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In a Windows Server 2008 R2 AD, is it possible to get a list of OUs managed by a User from the User object or does one needs to parse the list of OUs?

(ie, is there representation on the User object of OU management or is it only a var on the OU)

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up vote 1 down vote accepted

No, the user account/object does not contain an attribute for ~"things this object can manage."

Permissions are handled by ACLs/ACEs (Access Control Lists/Access Control Entries) on the objects themselves, which define what other objects have permissions to do what to with the object holding the ACL.

To figure out what all OUs a given user has permission to manage, the approach is a script that scans through all your OUs and returns those on which the target user has the permissions you're curious about (and, to be thorough, groups that your user is a member of).

It looks like there's a PowerShell script from Ashley McGlone that does most of what you need and gives you a shiny csv or Excel file out. You could, of course, do the same thing within the PowerShell console, filtering the results against the user you're interested in, and changing the formatting and attributes returned, but (no offense) that seems a litle advanced for you, and I'm a wee bit slammed at the moment, so I'm not gonna punch on up for you, but it would be a relatively simple one-liner with the Get-Acl cmdlet at its core.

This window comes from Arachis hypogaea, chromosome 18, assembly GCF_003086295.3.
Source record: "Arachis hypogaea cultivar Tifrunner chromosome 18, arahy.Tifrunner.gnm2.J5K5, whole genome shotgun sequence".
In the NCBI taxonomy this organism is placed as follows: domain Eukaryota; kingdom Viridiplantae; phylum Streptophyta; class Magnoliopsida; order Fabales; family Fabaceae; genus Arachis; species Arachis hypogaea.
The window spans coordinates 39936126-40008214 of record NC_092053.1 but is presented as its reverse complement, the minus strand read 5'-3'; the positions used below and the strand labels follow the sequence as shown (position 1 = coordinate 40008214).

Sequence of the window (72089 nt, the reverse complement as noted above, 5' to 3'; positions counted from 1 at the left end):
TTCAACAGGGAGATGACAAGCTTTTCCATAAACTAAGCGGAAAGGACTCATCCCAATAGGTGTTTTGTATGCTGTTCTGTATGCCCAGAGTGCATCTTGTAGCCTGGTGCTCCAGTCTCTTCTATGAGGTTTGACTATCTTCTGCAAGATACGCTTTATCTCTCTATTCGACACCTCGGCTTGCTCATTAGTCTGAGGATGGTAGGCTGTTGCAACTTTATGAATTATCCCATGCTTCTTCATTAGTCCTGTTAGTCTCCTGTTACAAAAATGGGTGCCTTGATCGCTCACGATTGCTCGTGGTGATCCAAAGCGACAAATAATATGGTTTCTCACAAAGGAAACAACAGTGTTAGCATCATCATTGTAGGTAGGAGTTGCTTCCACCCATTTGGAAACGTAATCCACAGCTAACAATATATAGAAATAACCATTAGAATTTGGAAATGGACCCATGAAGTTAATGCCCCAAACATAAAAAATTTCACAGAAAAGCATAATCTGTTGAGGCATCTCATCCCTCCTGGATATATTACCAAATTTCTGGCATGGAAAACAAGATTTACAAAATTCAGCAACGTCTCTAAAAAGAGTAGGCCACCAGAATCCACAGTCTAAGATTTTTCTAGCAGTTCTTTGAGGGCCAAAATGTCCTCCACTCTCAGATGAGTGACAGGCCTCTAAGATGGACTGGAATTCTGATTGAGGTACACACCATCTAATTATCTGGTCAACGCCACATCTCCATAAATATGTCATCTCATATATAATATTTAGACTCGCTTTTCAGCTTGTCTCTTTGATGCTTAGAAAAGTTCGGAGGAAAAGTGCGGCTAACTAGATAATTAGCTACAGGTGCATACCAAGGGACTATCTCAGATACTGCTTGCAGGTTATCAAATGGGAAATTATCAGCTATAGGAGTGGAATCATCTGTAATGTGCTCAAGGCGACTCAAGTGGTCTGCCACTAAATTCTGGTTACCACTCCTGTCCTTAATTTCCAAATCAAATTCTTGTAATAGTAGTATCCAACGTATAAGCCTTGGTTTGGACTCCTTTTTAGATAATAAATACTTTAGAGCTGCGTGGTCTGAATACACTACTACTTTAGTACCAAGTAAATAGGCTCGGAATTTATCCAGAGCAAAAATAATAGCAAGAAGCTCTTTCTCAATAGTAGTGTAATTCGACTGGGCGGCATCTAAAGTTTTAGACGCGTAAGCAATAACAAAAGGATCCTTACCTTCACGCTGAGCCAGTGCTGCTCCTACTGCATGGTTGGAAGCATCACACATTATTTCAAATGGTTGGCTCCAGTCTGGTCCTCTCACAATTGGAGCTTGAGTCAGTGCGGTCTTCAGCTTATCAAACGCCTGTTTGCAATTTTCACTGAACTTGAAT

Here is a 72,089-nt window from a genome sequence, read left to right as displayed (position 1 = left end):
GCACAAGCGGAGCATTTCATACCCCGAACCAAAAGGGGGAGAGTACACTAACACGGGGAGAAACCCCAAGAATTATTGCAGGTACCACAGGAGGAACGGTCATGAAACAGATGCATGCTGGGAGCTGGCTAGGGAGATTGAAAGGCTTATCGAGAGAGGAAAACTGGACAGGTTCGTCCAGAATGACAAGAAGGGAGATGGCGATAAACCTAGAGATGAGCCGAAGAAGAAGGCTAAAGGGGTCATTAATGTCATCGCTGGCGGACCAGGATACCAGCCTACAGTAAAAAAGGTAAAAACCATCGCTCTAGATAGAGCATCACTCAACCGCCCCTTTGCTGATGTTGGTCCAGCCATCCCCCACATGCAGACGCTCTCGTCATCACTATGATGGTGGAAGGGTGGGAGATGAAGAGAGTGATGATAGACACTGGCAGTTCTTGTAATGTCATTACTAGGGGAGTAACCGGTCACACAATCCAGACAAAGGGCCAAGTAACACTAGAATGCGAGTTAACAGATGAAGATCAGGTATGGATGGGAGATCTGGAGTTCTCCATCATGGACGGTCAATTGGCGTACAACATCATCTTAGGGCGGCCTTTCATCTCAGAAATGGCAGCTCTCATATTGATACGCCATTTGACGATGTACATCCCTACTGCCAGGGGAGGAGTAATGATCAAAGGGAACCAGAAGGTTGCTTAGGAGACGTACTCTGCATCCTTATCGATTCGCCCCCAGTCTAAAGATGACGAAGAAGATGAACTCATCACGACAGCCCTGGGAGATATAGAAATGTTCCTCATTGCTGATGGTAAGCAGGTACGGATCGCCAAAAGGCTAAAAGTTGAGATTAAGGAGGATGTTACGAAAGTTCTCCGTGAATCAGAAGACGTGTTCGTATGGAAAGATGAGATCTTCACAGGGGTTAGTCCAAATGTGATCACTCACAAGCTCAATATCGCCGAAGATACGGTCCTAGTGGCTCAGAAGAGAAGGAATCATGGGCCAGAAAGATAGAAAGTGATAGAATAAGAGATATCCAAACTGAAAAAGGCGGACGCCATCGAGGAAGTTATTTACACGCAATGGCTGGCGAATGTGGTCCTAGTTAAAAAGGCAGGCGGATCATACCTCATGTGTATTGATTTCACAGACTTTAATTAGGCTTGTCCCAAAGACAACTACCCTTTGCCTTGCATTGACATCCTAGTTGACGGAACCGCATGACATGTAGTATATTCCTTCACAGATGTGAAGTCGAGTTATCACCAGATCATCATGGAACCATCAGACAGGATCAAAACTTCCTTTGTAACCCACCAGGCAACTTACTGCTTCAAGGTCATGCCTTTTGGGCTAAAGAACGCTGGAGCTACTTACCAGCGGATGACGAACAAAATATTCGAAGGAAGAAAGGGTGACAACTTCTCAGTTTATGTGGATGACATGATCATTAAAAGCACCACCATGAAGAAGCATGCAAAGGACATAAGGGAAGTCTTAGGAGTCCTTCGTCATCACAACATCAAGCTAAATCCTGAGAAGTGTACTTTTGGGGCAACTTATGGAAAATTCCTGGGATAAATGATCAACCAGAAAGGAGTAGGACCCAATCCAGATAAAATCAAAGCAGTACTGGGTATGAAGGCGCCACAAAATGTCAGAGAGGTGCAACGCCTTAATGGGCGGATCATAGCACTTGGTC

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Thanks @HopelessN00b I figured as much. I didn't want to presume though. cheers – datakid Apr 22 '14 at 5:16

You cannot see the OUs that a particular user has access to from the actual User object in AD. You can however use a powerful tool in PowerShell called DSACLS. You'd run PowerShell as admin and then use this command:

dsacls "ou=nameofou,dc=domainname,dc=com"

replacing nameofou and domainname with your desired OU and your AD Domain.

See the section under DSACLS here for more help:

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I apologize for my post after HelplessN00b's, I was typing my answer and after I hit Submit the author had already accepted his answer. Hopefully mine can be of some assistance too. – Brad Bouchard Apr 22 '14 at 5:23
As long as a new answer adds something (which this does), it's nothing to apologize for, and is in fact, encouraged. – HopelessN00b Apr 22 '14 at 5:46
Thanks, I'm new (answering) to SE, but have used it for help countless times. Can't wait to continue helping people out. Thanks @HelplessN00b – Brad Bouchard Apr 22 '14 at 5:54

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